The basic aim with this “Tools You Should Own” series is to help you out in your own garage. We all hit that point when, for lack of a certain tool, or lack of knowledge about a certain tool, we hit a wall and can’t progress with a repair. That feeling sucks, so let’s not do it.

What Are They?

Impact drivers are exactly what they say on the tin. They don’t just turn (driver) but they whack (impact). Some are manual, and some are powered. The powered ones come in pneumatic and electric flavors.

I can’t say that any type of impact driver is “better” than any other, but they do each have their place in your toolbox. 

Generally when we go about removing fasteners we start with a simple driver, or a bit on a ratcheting socket wrench, blithe and naive, applying pressure… and more pressure… and then the tool twists. Or the fastener head begins to round out, the tool breaks, or you run out of grunt. 

At that point, you’ll need to call on your experience: Does this fastener need a Bigger Lever? Or will more leverage break the fastener, or round out the mating surface?

Before the fastener head shears flush with the surface of the part you’re trying to remove, take stock. Think about how many heat cycles everything has been through, how rusty everything looks, how the fastener looks like a different metal than the part and so perhaps we’re dealing with galvanic corrosion.

This is when an impact driver might just shine. They do not spin much, but they spin a little bit very hard, and that’s the key to their usefulness.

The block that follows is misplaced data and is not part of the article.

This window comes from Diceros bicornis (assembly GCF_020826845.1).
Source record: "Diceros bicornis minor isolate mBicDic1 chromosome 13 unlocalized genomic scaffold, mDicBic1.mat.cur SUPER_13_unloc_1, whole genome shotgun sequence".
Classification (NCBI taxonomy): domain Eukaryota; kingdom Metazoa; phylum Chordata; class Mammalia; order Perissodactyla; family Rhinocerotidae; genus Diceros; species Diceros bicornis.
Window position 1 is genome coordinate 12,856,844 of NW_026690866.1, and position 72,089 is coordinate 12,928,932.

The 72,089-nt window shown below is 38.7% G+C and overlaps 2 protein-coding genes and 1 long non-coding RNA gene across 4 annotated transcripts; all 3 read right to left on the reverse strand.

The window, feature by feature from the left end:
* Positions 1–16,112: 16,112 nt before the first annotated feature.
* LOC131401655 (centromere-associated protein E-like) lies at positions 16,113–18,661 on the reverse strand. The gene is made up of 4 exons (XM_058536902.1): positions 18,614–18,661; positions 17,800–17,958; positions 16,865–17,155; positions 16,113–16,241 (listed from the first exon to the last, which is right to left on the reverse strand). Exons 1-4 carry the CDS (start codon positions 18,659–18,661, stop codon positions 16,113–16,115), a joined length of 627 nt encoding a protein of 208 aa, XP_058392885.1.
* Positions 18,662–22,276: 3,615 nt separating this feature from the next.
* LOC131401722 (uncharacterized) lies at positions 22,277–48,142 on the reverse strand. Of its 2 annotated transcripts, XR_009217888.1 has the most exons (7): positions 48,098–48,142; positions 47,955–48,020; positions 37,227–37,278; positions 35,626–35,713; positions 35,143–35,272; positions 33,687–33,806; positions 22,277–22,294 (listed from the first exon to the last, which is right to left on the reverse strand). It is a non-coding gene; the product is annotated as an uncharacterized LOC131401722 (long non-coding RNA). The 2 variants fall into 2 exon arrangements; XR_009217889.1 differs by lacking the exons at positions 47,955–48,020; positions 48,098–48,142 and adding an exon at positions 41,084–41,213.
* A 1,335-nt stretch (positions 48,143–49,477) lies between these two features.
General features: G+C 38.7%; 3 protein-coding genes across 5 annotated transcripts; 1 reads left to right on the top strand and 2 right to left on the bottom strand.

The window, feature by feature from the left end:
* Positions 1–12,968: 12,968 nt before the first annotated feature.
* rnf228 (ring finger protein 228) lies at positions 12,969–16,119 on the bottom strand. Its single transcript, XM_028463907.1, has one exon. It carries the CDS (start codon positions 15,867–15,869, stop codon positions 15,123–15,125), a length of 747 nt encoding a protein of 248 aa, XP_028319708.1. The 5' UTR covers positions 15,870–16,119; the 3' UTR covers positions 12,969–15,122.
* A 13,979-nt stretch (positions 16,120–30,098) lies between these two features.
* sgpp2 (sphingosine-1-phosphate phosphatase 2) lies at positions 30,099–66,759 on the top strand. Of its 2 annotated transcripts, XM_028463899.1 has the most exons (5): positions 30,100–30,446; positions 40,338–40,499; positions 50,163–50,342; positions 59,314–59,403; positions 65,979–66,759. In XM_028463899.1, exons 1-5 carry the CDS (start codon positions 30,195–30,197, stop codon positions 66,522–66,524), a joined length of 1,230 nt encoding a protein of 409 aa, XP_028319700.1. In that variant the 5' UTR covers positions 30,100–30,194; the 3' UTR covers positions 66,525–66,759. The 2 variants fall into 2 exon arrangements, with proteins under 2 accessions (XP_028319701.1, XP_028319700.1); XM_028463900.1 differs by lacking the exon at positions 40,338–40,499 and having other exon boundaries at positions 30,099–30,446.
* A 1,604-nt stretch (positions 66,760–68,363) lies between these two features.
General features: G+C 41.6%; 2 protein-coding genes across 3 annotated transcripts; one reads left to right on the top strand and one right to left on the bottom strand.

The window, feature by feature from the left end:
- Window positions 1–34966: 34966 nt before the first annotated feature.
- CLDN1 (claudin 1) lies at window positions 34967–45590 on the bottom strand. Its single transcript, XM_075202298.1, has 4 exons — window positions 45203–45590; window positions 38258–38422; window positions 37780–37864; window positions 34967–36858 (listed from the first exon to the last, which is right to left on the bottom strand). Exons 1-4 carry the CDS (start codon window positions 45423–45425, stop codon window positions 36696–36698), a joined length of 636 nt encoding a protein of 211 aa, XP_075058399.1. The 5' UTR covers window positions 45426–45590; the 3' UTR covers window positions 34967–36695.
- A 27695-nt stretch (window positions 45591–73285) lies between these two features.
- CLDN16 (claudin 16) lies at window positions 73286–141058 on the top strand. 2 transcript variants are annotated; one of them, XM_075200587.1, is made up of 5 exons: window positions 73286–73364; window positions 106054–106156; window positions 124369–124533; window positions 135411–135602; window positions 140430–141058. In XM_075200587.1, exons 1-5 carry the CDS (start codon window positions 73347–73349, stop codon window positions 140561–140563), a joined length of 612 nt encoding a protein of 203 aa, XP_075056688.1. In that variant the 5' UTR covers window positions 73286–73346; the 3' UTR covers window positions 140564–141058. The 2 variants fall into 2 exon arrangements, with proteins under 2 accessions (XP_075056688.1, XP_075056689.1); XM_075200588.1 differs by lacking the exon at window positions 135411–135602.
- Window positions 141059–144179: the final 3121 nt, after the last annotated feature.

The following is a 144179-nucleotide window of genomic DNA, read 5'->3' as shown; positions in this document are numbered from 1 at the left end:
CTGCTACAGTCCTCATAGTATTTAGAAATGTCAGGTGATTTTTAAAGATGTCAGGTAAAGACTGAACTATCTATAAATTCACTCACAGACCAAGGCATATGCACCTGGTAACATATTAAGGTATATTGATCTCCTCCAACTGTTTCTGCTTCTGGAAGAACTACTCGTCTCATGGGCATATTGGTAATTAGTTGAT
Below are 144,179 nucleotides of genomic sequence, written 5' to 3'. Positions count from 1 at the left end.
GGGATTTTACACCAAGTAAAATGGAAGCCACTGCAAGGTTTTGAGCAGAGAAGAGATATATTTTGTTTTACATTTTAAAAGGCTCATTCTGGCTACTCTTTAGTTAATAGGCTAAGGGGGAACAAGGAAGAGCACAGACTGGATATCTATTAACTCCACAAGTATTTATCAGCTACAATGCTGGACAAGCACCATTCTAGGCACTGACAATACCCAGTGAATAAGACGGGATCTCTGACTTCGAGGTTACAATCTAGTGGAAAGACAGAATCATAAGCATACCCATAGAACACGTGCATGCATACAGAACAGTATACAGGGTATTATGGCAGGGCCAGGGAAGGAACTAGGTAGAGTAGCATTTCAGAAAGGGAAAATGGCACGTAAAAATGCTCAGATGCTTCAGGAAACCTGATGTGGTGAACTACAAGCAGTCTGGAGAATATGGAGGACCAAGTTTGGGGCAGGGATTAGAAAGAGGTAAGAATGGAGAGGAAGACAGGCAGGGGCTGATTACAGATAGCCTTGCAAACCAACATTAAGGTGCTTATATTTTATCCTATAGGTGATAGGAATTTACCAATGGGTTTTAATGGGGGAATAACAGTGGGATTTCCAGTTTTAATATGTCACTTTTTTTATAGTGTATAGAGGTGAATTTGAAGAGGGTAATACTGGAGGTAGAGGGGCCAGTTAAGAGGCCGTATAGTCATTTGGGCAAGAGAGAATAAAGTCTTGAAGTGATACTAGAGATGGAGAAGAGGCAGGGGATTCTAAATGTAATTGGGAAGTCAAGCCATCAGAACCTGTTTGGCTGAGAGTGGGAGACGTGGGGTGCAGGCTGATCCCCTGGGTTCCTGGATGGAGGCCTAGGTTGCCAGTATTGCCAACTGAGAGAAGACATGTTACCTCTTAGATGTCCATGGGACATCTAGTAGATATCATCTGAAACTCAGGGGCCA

Hand impact drivers are available with a flathead or Phillips bit end, and also with a socket driver end.

Manual (Hand) Impact Driver

A manual impact driver is good for fasteners that are well-seated in a large, heavy metal object. I have used them to good effect on things like exhaust header bolts and intake bolts under carburetors (the ones that hold the intake pipes to the engine block). Sometimes they take several whacks and sometimes you need something along the lines of a handheld (or larger) sledge to get the most out of them. They are satisfying to use and rather effective: when you strike the blunt end with a hammer, the driver end twists. They are “safer” to use on fasteners that might be a bit fragile.

Cordless impact drivers have gotten really good.

Electric and Pneumatic Impact Driver

It used to be that cordless electric impact guns were not very powerful and only moderately useful, but batteries and electric motors have come a long way since we first met them. These days, an electric impact gun can handle a lot of things that used to be the domain of the pneumatic. They are lighter weight and much, much more portable (we aren’t always at home or next to our compressor when we need an impact gun).

Electric and pneumatic impact guns both work the same way. They deliver impact force along with twisting force to break the grip of the fastener. I break out my pneumatic impact gun when I need to loosen axle bolts or countershaft sprocket nuts. You know, the big stuff.

The big guns. This one says “I’m done asking.”

When a breaker bar isn’t doing the trick and/or you’re worried about breaking the fastener, that is where an impact driver shines.

Hand impact drivers are not expensive. Electric impact guns are more expensive but can be had for under $100. Pneumatic guns are worth buying quality. You will also need an air compressor to drive them, and sockets rated for impact use, so they are not an insignificant investment. They’re worth it, though. The moment a stuck fastener comes loose under impact is the moment you’re pretty sure you can do magic.

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